How to rip my complete Friends box set?

Discussion in 'Digital Video' started by snowydog, Apr 13, 2012.

  1. snowydog macrumors 6502

    Aug 25, 2011
    Hi all

    Apologies if this is in the wrong place, I wasn't sure where to put it.

    I have late 2011 MBP and I have Handbrake to rip DVDs

    I want to rip all my friends DVD - the whole 10 seasons - on to my laptop!

    How do I go about doing this saving the most space? Each season is roughly 7.5gb each (roughly just) so that would be well over 80GB ....

    It's the programme I watch the most so I would like it there so I can stream to my iPad or whatever...

    Any advice or tips?

    I only got my MBP in October...but I may purchase an external hardrive in the future so I can keep all my entertainment programmes and movies on but I'm not looking to buy just yet..

    If I put all friends seasons on to the laptop would it slow down the laptops performance?
  2. ftaok macrumors 603


    Jan 23, 2002
    East Coast
    You'll want an app that will rip the DVD's to a VIDEO_TS folder. I personally use DVDFab. In the event that DVDFab doesn't work, then I use Fairmount.

    With a DVD ripper, you're making a duplicate of the DVD. After you have the DVDs ripped, you can use Handbrake to make the m4v files. Just use the appropriate Handbrake preset. I like to use AppleTV2. Just make sure you check to see if the shows are interlaced. If so, apply the de-interlace filter.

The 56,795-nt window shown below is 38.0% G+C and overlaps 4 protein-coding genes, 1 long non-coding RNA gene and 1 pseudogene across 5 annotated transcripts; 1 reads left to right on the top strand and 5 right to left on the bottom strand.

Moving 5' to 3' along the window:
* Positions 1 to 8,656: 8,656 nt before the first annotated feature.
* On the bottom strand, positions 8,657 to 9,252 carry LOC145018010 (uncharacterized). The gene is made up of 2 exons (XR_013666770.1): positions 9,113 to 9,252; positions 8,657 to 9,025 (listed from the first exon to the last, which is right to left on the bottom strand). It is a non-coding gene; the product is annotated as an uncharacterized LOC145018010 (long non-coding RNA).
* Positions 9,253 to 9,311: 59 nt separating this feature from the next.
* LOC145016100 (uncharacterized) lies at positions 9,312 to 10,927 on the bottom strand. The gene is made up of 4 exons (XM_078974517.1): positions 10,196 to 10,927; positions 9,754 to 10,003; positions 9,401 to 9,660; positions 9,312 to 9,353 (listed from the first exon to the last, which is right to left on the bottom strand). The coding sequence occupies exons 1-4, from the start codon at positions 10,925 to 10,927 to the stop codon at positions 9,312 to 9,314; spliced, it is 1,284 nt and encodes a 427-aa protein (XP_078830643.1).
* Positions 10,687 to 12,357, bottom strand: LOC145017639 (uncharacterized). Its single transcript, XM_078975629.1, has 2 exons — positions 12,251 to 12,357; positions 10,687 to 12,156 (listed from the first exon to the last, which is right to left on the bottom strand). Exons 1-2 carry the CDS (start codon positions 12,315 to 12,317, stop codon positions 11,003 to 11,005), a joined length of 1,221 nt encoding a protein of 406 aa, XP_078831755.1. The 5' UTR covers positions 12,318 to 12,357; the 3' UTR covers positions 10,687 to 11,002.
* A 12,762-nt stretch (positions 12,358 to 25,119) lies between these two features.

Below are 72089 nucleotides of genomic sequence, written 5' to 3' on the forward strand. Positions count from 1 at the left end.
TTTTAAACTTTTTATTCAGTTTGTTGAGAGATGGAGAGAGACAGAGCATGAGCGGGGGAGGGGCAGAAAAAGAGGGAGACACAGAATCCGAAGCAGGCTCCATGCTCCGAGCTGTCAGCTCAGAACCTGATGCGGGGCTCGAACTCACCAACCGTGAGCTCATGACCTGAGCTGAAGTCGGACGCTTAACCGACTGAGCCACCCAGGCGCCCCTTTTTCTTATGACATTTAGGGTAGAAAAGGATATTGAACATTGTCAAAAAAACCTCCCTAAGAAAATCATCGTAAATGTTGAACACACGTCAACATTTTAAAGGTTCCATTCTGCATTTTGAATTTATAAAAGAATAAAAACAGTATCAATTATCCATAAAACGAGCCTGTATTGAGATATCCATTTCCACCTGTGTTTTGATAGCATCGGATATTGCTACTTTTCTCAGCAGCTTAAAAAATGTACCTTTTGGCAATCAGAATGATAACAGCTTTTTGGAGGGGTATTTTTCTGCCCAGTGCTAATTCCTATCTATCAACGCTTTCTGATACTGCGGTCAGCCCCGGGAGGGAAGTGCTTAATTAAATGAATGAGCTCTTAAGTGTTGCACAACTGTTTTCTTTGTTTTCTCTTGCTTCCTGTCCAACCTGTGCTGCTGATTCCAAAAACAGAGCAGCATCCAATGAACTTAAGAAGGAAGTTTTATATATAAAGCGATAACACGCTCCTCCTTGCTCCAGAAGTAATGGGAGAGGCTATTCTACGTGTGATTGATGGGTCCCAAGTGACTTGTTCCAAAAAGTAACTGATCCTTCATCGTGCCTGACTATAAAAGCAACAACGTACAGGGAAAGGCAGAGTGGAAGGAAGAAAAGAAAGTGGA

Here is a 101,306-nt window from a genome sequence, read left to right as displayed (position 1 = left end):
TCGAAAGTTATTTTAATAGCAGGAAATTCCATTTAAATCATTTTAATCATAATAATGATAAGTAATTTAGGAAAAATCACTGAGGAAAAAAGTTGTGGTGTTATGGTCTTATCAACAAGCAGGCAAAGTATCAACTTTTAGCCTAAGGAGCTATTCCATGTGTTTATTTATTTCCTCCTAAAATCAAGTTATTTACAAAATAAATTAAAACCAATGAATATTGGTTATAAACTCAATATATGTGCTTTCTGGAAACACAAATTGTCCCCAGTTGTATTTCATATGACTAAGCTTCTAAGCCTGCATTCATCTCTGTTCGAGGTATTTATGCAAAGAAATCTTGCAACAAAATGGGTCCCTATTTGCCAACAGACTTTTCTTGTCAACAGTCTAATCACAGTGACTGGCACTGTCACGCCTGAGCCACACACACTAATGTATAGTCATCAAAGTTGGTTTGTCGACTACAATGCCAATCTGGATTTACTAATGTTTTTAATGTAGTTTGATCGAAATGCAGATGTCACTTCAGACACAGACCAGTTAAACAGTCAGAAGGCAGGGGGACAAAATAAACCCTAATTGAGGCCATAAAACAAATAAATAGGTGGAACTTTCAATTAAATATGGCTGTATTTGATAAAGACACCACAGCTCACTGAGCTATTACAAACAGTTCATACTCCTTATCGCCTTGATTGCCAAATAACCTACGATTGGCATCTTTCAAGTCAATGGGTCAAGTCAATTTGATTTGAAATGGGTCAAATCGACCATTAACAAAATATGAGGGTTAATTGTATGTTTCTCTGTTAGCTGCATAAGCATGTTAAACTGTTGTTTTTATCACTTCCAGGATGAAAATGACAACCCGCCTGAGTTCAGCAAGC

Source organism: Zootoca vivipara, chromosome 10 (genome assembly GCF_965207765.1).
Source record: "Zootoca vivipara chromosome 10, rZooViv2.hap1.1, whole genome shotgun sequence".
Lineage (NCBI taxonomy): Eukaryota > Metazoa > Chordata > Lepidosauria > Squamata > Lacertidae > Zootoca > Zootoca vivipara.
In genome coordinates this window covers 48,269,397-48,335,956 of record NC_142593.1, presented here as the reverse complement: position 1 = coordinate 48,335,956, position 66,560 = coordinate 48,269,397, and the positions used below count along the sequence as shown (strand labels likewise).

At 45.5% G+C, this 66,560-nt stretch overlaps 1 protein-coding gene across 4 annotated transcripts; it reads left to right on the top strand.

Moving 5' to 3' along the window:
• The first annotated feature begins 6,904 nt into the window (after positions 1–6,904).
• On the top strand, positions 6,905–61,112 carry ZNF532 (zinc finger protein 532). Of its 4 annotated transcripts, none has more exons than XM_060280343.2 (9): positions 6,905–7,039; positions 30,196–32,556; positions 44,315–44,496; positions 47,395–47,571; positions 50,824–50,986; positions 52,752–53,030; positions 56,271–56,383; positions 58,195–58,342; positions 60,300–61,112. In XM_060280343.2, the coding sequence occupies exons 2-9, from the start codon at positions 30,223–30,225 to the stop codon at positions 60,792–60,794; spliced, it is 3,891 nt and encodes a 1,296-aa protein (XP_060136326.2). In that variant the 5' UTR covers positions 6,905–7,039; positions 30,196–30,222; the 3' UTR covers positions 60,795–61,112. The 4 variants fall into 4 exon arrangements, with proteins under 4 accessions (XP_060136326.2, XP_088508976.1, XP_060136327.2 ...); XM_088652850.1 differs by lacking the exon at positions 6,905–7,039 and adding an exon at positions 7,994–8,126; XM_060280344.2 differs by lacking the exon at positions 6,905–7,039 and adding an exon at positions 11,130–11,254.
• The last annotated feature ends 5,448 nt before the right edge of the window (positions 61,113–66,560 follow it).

I would just rip the DVDs and then encode the individual episodes. Then I'd delete the VIDEO_TS folders from the hard drive.

    Lastly, I'd used Subler to add artwork, descriptions, etc. to the individual episodes. Then import them into iTunes.

    The only way it would slow down your laptop would be if your hard drive got too full.
  3. cgbier macrumors 6502a

    Jun 6, 2011
    As long as you leave about 15% space on your hard drive, no.
  4. Bozley0621 macrumors 6502

    Mar 25, 2009
    Once I purchased the Apple TV 2, I put every DVD and TV show on my Macbook and haven't looked back. The ease of access is completely worth the time commitment. Ripping and converting your media to your Mac should not slow it down simply because it is stored on there.

    In order to rip your media to your Mac, you will need a program to actually take the content from the disk to your Mac; I use MacRipper. Handbrake will not accomplish this, it will only convert the content to the necessary format for iTunes.

    1. Open Ripper (or other ripping program) and rip entire disk. It will automatically save to the movies folder on your computer.
    2. Open handbrake and chose the ripped disk from movies and load it into handbrake.
    3. In order to convert each episode as its own entity, chose each episode from the pull-down title menu.
    4. Save the episode with a unique title in the Destination file name bar and click add to queue. Do this for every episode on the disk.